After God gets Moses’ attention He moves on to the specifics of His calling, “7Then the Lord said, “I have surely seen the affliction of my people who are in Egypt and have heard their cry because of their taskmasters. I know their sufferings, 8and I have come down to deliver them out of the hand of the Egyptians and to bring them up out of that land to a good and broad land, a land flowing with milk and honey, to the place of the Canaanites, the Hittites, the Amorites, the Periz-zites, the Hivites, and the Jebusites. 9And now, behold, the cry of the people of Israel has come to me, and I have also seen the oppression with which the Egyptians oppress them. 10Come, I will send you to Pharaoh that you may bring my people, the children of Israel, out of Egypt.” 11But Moses said to God, “Who am I that I should go to Pharaoh and bring the children of Israel out of Egypt?” 12He said, “But I will be with you, and this shall be the sign for you, that I have sent you: when you have brought the people out of Egypt, you shall serve God on this mountain” (v. 7-13). God has seen the affliction of His people Israel. And this does not in anyway mean that God did not know what was going on with His people, the Israelites. Certainly God is omniscient, He is all knowing and He always knows what is happening. Here we are simply reminded that He is about ready to do something for His people. God tells Moses that He will rescue His people and He will do this with Moses as their leader.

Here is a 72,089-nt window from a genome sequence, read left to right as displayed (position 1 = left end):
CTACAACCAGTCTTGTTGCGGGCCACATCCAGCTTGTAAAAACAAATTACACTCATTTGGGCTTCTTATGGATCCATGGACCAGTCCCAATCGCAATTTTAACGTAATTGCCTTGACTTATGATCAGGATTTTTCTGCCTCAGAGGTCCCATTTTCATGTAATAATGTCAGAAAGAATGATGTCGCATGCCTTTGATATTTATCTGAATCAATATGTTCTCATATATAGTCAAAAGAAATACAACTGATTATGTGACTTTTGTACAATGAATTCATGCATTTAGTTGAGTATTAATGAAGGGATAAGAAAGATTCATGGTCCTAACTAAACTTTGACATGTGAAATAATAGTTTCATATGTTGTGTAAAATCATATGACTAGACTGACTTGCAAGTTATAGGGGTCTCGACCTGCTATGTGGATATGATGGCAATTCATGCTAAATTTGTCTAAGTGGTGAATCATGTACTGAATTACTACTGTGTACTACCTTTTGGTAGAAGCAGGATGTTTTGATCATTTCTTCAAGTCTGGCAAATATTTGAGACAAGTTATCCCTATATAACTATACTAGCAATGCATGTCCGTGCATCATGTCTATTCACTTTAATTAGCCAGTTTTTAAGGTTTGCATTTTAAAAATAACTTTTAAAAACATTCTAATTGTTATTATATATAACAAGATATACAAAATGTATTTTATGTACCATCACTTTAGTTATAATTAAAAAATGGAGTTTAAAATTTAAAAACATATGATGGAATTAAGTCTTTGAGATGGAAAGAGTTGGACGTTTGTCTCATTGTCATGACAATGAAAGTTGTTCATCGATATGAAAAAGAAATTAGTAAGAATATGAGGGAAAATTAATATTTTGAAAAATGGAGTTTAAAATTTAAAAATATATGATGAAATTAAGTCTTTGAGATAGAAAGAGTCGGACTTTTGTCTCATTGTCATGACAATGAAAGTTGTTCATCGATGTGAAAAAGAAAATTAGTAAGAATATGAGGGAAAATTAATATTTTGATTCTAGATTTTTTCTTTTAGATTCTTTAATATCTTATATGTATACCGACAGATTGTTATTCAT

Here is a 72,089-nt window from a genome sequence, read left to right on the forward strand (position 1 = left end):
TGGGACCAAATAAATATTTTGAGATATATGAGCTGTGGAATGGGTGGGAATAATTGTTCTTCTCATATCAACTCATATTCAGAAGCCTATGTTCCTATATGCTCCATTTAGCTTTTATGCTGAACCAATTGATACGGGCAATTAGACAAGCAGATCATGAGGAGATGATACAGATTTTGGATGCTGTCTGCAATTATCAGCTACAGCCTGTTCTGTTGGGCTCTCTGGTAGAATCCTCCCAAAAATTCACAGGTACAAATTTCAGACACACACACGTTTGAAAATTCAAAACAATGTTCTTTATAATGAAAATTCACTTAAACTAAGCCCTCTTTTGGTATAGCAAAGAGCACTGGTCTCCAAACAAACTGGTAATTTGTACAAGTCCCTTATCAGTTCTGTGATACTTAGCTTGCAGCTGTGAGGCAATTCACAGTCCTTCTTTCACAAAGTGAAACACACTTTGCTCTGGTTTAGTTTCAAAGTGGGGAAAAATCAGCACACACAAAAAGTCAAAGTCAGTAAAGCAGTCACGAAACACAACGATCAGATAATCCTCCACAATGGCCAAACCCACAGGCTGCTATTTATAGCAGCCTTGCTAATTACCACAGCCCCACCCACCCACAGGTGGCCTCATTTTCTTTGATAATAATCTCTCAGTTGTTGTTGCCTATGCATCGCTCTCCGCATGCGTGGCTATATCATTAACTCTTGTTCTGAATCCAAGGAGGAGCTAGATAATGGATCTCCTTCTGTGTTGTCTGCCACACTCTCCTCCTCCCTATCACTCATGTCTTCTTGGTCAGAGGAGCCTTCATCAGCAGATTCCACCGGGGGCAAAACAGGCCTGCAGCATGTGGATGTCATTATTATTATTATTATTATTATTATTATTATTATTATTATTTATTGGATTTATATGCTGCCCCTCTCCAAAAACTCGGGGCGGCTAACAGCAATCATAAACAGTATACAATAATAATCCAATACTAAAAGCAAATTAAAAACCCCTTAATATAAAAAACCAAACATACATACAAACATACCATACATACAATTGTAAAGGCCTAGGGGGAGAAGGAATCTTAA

God lays out His plan to Moses. God will send and use Moses to bring the Children of Israel into the promised land, a land flowing with milk and honey. Moses will bring them into a land that is inhabited by others, but those presently living in the land will be rooted out making room for God’s people.
Upon hearing such great and wonderful news Moses response is a question, “Who am I that I should go to Pharaoh?” (V. 11). Moses throws up his first excuse as to why God picked the wrong man for the job. As are all our excuses, before God we have no excuse. God tells Moses that He, God Himself with be with Moses. Moses is simply to be God’s instrument.
But Moses is not done with his excuses and God is not done giving him His credentials including His name, “13Then Moses said to God, “If I come to the people of Israel and say to them, ‘The God of your fathers has sent me to you,’ and they ask me, ‘What is his name?’ what shall I say to them?” 14God said to Moses, “I AM WHO I AM.” And he said, “Say this to the people of Israel, ‘I am has sent me to you.’” 15God also said to Moses, “Say this to the people of Israel, ‘The Lord, the God of your fathers, the God of Abraham, the God of Isaac, and the God of Jacob, has sent me to you.’ This is my name forever, and thus I am to be remembered throughout all generations” (v. 13-15). What Moses is asking for is a way to distinguish the Lord God, Yahweh, from the gods of Egypt. In other words, Moses is asking God, or telling God, if I go to the people and say that God has sent me, they will want to know what god. And so God gives Moses His name, “I AM”
God’s name is I AM. He is not I was. He is not I will be. He is I AM. God’s name is an indication of who He is, that He is a God who is outside of time. He is in the present and as a matter of fact He is in the eternal present. For God there is no yesterday nor tomorrow. For God that He is in the eternal present indicates His eternal being. God is from creation. He was there at the creation of the world where He spoke all things into being.